Practically speaking, then, a new creation is not a helpless addict, a born-this-way fornicator or a mindless drone that must yield to every immoral inclination to false worship, dishonoring, malice, murder, lying, stealing or covetousness. No! They are not a beast that has no choice. Rather, they are a child of the king who is mucking around with swine in the mud. What are you doing there? Do you know who God made you to be? Did you forget who you really are? Consider that God already make you a new creature and consider your real identity. God already performed the miracle, now you act it out by rejecting sin and doing what is right.

That was the first promise. The second is closely linked to the first.

Promise #2, Romans 6:14. Sin shall not reign.

In Romans 6:14 Paul writes:

For sin shall not be master over you, for you are not under the Law but under grace.

What the apostle does not write is “Sin will not exist.” Instead, he assumes that it continues to exist but lacks the power of control. You see, on this side of heaven, every Christian is freed from the penalty of sin (because of Christ’s atonement at Calvary), and we will only be free from the pollution of sin in glory. So, right now, here on earth, sanctification progressively frees us from the power of sin as we mature in Christ. Hence, sanctification begets mortification of sin, and mortification of sin is possible because every recipient of saving grace is set free so that sin shall not be a master over them. This “mastering” refers to the ability to exercise control over or to dominate. Yes, because of our indwelling sin nature, sin will still have a voice, but it won’t be the loudest in the room. Sin will always attempt to usurp control and convict our will to spite God, but Yahweh has placed a new spirit within every believer. God promises that sin will not reign because we are under God’s grace, and this empowers us to walk in obedience to righteousness. Sin will not reign over the Christian because they are indwelt by the Holy Spirit and “greater is He who is in you than he who is in the world” (I John 4:4).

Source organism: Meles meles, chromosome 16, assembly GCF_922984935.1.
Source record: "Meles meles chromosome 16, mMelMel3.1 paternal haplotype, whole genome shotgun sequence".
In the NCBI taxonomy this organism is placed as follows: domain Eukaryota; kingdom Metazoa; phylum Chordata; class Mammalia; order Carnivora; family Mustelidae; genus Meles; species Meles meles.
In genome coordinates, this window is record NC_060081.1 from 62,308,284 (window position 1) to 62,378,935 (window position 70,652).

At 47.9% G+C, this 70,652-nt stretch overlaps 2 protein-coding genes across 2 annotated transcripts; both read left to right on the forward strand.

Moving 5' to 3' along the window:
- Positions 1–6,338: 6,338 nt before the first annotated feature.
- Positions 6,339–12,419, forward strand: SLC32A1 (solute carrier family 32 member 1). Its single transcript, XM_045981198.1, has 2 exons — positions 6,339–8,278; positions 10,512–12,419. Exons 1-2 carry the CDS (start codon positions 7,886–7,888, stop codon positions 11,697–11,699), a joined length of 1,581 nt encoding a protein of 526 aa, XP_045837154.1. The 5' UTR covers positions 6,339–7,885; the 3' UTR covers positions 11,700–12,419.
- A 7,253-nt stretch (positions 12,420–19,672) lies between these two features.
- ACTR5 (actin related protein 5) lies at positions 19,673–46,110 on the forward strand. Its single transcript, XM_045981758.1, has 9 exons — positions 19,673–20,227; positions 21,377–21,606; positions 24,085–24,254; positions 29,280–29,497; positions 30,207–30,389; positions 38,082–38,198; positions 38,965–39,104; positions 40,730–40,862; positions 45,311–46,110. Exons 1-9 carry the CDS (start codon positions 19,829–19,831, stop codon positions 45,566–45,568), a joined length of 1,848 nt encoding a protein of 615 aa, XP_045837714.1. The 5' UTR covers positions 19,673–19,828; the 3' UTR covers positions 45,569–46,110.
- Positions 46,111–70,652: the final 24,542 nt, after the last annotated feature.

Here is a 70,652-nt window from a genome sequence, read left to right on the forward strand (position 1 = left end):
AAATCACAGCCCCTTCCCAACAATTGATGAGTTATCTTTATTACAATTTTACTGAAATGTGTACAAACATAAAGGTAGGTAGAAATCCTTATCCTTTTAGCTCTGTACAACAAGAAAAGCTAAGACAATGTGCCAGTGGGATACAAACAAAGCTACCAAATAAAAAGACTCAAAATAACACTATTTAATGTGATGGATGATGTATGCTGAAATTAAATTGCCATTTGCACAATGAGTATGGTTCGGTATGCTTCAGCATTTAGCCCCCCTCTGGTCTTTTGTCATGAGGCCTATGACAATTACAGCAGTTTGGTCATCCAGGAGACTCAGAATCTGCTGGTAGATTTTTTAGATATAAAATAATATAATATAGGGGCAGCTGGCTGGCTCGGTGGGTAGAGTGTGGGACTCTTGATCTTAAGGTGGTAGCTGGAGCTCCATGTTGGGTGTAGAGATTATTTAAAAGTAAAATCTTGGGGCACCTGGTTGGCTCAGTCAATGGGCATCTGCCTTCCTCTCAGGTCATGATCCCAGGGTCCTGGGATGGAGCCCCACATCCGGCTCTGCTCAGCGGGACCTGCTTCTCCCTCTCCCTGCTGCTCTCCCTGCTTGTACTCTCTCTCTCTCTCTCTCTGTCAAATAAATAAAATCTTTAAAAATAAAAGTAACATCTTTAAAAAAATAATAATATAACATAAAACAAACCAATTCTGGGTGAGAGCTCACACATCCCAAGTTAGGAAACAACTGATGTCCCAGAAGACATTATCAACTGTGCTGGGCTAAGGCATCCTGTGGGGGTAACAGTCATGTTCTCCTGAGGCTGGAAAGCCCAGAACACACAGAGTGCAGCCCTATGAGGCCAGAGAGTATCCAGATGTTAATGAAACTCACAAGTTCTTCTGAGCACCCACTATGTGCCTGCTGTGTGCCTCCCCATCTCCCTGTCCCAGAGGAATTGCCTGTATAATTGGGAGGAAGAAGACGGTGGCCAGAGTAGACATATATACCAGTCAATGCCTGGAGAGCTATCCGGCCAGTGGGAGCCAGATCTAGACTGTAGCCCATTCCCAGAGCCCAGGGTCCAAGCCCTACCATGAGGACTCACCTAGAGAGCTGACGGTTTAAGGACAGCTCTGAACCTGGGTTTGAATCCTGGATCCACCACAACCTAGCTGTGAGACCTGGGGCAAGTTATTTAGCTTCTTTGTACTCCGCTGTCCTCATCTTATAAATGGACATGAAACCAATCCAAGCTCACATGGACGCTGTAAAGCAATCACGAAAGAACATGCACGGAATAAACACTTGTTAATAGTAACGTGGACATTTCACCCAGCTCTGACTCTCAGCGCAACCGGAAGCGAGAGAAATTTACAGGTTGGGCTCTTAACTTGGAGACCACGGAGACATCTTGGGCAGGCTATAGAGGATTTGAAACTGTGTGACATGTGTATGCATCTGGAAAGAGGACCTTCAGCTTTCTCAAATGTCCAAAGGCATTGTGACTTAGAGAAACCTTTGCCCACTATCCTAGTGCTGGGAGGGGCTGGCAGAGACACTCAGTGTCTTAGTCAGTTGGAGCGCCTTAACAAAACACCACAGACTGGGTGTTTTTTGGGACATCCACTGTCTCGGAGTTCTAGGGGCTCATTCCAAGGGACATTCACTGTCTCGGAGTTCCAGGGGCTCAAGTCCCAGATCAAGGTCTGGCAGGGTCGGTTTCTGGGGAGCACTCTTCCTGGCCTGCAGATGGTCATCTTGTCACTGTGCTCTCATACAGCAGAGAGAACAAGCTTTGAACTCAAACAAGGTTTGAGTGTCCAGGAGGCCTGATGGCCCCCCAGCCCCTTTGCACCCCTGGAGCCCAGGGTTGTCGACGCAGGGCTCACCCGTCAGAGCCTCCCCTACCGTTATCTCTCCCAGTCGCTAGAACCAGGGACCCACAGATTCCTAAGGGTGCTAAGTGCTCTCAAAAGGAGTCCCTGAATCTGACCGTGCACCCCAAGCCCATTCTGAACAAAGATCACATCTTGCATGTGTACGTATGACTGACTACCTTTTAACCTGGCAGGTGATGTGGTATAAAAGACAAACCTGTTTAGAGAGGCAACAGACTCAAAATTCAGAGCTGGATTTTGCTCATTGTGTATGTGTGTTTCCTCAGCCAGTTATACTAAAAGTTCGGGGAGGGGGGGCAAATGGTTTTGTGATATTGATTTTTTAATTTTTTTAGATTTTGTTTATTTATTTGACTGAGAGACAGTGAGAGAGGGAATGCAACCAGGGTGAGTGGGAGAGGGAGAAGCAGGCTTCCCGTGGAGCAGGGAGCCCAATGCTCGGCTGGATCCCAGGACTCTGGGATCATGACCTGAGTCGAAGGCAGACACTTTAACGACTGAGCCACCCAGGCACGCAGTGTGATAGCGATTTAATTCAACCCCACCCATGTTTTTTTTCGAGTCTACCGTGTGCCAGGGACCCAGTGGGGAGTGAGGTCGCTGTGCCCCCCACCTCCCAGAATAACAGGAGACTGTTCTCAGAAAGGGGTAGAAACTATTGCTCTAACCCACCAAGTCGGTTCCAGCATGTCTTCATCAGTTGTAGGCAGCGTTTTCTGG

When a Christian begins to fight their indwelling sin, they will certainly find it difficult. But the fact that a struggle even exists is a telltale sign of spiritual life. That is, unregenerate people who truly delight in sin are at peace when they are in the darkness. It is only in the presence of light that darkness recedes, but it always puts up a fight.